Personal loans for cash flow management
There have been a multitude of events that set the stage for retail banking disintermediation – and for the continuation of the growth in lending made possible by online platforms.
As a result, personal loans are being accepted by poorly paid consumers, yes, but also by individuals and families with healthy incomes.
Looking ahead, Nayar said, demand for personal loans (currently used by 24% of the population) should increase. We may have saved money collectively as a society during the pandemic, but economies are opening up again, so the main drivers of credit spending (that is consumption) are moving back into positive territory. As people take on more debt, they will be even more likely to take on personal loans to manage cash flow.
The conversation took place against a backdrop where the latest iteration of the Paycheck-to-Paycheck Reality Check Report found that 32% of Millennials and Bridge Millennials who live from paycheck to paycheck use personal loans.
Continue reading: Lively paycheck to paycheck triggers personal loan demand
That’s a higher rate than we’re seeing in other age groups, but Nayar said that “it’s not surprising” that millennials would turn to these loans.
As he noted, this generation has “been booked out by the last two major recessions”. They graduated from high school shortly after the 2001 recession, and then faced the great financial crisis and subsequent great recessions for the first few years of their working lives and into the top earning years of their early 30s.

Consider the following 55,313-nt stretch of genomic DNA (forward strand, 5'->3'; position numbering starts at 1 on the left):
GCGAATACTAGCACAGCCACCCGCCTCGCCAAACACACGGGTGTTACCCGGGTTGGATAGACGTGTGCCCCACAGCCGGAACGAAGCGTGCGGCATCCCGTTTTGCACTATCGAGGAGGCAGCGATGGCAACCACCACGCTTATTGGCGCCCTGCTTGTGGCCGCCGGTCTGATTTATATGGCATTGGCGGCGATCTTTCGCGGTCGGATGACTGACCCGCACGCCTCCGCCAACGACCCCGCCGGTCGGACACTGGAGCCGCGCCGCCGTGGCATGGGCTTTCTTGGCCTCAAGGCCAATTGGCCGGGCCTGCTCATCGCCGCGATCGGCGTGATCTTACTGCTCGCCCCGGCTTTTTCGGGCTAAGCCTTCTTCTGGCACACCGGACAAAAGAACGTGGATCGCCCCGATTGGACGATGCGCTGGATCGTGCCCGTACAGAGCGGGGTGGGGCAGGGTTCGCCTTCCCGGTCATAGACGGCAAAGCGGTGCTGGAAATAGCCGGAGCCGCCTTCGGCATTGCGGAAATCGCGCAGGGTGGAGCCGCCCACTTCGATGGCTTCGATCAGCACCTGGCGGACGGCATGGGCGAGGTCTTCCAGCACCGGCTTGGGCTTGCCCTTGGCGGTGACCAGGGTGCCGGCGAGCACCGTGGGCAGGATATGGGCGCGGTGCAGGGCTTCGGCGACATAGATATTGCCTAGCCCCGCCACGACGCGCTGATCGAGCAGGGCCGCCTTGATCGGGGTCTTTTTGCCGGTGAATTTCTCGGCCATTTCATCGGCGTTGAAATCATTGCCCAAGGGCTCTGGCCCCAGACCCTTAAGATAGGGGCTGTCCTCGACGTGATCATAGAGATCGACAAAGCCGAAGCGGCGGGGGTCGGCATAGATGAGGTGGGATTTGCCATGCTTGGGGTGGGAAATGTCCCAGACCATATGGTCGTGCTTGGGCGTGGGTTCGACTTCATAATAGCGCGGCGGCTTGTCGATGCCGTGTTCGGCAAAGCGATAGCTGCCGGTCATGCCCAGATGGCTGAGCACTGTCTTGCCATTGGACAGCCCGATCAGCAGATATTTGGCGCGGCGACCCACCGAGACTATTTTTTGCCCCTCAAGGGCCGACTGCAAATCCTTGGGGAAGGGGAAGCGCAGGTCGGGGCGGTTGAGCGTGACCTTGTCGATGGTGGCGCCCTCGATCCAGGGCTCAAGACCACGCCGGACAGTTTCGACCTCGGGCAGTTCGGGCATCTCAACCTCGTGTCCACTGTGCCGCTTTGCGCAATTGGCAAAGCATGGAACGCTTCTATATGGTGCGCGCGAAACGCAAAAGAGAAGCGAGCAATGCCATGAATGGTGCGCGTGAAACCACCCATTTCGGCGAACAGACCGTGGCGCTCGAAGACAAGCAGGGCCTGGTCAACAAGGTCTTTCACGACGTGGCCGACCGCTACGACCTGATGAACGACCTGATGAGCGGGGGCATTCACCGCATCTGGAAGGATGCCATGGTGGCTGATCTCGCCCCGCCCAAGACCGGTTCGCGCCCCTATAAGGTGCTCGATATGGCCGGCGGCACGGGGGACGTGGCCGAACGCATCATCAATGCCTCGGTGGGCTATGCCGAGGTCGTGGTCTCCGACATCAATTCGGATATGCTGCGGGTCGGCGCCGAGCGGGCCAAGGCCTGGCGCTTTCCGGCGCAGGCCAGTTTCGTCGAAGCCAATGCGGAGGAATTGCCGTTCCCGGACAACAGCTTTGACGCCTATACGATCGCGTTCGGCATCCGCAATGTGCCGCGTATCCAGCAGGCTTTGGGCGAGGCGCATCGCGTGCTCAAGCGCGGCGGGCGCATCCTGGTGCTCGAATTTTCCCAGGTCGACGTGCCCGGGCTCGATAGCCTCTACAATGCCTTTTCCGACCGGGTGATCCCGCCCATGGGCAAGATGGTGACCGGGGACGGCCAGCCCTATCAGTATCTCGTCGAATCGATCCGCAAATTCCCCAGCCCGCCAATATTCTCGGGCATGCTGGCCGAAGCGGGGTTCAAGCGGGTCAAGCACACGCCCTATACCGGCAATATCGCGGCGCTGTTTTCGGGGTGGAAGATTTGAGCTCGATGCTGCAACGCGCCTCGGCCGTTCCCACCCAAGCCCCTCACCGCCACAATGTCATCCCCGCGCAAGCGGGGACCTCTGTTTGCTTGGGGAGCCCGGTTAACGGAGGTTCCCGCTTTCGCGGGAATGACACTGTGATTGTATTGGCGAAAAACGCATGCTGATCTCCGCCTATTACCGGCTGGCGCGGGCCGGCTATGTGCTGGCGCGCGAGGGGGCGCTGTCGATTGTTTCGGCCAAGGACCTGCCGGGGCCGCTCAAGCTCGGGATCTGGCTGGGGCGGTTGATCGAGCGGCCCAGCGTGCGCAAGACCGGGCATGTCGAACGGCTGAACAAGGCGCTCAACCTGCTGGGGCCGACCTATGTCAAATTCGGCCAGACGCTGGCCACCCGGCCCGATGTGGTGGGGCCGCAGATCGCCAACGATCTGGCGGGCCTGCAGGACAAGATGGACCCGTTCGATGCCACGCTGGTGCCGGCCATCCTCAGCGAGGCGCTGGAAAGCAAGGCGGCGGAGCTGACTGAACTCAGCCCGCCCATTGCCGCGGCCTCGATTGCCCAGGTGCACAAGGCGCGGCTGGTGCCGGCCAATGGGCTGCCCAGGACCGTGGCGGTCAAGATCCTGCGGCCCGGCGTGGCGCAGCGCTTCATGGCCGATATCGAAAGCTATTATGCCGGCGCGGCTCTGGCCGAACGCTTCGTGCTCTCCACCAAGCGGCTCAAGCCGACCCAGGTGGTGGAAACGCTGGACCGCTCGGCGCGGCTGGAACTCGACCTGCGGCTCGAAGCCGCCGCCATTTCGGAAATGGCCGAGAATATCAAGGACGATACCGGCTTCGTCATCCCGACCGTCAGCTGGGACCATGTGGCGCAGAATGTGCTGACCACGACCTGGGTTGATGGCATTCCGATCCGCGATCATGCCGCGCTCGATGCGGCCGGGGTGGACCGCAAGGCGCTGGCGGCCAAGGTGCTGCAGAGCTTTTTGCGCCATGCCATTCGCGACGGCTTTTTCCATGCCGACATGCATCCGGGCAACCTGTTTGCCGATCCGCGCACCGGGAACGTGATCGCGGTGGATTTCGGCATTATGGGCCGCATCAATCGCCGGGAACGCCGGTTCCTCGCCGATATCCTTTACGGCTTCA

Buckled up cash and borrowed
They took on a lot more debt along the way, Nayar said. College costs resulted in high student loans, and the average millennial has more than $ 27,000 in personal debt, excluding mortgage loans, which include credit card debt, installment loans, and more.
They use personal loans to reach new milestones in their lives – when getting married, starting a family or buying a house. With the pressures of being the sandwich generation of looking after children while looking after older parents, millennials are finding support with personal loans.
That is not to say that only younger sections of the population take out loans. The same report found that 57% of personal loan users have no difficulty in meeting their financial obligations.
As Nayar noted, personal loans have become “a mainstream financial tool for managing debt and managing cash flow so that you can plan for the unexpected and build a savings bag, for example.”
Most Americans, he said, have less than $ 2,000 in savings, and a single event – a medical emergency, a car accident, or the need to send money to a family member – can destroy that cushion.
So consumers take out these personal loans to get rid of their debts, such as credit card loans, and consolidate those liabilities to settle or pay them off. This releases capital to build up the (very useful) money buffers.
“It can be useful not having to remember all of these different due dates in order to pay off all the different debts you may have accumulated over the years,” said Nayar.